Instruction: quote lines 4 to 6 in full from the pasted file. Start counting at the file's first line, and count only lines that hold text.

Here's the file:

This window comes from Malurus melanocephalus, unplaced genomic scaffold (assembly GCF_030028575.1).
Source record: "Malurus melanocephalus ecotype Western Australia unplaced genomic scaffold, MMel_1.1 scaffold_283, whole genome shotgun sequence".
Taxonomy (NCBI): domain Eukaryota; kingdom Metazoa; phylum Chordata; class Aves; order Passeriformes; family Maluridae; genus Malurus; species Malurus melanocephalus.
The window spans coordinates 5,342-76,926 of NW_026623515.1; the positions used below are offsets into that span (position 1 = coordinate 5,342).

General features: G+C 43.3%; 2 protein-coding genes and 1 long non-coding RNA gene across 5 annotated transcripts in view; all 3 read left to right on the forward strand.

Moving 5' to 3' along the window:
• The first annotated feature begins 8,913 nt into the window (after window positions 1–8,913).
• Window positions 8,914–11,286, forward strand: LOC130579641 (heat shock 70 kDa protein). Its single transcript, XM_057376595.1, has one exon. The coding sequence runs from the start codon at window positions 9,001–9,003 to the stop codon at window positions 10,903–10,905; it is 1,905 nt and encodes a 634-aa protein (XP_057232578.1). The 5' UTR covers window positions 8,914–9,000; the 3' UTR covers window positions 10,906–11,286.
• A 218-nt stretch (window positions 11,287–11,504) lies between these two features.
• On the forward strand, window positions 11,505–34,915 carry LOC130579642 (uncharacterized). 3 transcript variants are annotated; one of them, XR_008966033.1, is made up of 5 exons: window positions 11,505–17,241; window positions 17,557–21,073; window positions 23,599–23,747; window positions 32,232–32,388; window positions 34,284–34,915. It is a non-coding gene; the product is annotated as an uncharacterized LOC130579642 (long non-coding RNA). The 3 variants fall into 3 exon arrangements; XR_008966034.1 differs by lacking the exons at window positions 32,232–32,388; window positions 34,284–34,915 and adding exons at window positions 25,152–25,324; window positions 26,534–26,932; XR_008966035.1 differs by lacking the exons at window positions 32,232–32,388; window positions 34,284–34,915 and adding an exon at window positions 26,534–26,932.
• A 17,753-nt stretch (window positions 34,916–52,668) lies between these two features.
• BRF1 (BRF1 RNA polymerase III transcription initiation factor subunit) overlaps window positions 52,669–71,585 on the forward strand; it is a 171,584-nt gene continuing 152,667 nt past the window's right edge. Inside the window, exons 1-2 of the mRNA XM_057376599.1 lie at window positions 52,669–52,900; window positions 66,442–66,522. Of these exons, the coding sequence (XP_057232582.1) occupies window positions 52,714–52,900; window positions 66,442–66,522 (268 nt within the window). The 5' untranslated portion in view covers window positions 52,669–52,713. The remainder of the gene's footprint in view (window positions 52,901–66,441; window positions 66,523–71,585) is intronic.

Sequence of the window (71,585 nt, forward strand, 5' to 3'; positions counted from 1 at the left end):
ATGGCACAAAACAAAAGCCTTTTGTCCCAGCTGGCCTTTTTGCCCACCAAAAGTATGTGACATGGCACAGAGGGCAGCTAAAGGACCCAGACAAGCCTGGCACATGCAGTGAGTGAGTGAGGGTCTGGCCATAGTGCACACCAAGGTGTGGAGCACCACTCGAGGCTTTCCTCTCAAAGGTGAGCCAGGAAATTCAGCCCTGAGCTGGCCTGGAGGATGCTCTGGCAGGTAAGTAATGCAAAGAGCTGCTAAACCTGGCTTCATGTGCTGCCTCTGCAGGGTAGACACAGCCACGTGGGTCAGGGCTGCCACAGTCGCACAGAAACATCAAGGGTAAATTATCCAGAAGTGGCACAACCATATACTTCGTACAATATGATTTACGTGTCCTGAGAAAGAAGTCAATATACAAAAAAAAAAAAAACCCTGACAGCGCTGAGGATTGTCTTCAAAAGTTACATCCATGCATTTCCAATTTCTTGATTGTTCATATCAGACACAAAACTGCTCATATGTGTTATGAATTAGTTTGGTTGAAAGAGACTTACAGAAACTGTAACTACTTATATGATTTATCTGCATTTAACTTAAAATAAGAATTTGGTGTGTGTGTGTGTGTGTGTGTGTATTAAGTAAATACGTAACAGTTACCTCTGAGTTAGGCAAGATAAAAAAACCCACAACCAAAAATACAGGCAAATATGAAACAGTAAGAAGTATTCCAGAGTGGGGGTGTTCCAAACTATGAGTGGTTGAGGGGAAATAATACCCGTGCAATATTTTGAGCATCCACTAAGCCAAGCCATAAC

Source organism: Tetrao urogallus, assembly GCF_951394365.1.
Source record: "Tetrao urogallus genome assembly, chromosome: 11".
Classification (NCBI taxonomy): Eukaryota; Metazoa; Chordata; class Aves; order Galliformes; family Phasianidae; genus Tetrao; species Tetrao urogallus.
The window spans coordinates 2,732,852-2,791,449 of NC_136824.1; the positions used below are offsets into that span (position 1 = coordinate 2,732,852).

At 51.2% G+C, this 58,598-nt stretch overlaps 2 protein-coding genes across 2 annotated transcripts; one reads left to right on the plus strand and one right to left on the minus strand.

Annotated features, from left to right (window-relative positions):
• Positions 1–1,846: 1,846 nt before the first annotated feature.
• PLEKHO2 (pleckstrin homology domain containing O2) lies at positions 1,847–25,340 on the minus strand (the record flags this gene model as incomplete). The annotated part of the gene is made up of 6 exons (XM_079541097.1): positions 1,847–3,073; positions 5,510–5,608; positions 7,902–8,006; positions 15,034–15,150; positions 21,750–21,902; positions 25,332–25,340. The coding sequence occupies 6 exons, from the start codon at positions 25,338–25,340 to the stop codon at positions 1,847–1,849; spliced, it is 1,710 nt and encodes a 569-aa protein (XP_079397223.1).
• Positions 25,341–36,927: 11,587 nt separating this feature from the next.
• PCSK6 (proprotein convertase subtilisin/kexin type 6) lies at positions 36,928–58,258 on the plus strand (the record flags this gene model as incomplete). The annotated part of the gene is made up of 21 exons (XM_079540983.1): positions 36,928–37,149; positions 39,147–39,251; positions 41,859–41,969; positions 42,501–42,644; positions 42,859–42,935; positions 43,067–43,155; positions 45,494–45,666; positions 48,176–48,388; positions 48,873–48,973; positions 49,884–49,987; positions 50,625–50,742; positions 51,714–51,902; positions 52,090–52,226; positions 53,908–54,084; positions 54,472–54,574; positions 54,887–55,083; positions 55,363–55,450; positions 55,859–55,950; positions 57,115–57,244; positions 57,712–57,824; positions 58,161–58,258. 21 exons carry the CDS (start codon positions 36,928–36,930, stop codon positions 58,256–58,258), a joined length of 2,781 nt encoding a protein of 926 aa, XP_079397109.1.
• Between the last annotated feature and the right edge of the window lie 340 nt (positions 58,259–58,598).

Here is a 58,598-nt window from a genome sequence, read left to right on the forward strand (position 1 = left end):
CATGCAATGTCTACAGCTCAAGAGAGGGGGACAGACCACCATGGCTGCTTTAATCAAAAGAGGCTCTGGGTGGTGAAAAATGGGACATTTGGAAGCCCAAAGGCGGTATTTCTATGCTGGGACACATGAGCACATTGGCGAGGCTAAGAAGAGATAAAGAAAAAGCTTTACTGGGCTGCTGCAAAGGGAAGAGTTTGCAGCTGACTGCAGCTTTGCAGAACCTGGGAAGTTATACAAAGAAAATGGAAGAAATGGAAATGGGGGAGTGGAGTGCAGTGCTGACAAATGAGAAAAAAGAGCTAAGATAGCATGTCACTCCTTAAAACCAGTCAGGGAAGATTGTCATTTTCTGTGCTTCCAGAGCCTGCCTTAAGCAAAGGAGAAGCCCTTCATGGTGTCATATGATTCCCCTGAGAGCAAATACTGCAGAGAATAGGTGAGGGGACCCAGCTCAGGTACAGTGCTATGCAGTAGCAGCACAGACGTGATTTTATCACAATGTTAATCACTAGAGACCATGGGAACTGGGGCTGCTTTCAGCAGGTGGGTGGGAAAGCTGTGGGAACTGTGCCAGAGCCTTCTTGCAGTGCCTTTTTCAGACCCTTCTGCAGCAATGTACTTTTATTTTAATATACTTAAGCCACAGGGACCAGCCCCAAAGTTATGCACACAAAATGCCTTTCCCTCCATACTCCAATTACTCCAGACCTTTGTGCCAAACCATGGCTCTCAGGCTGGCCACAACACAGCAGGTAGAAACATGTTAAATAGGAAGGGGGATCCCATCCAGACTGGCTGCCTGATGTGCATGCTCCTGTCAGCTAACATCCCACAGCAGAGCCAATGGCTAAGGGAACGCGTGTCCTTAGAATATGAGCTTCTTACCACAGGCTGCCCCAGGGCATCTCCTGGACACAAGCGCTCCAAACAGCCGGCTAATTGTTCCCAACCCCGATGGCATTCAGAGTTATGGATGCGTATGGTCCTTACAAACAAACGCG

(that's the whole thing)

The window spans coordinates 5,342-76,926 of NW_026623515.1; the positions used below are offsets into that span (position 1 = coordinate 5,342).

General features: G+C 43.3%; 2 protein-coding genes and 1 long non-coding RNA gene across 5 annotated transcripts in view; all 3 read left to right on the forward strand.

Moving 5' to 3' along the window: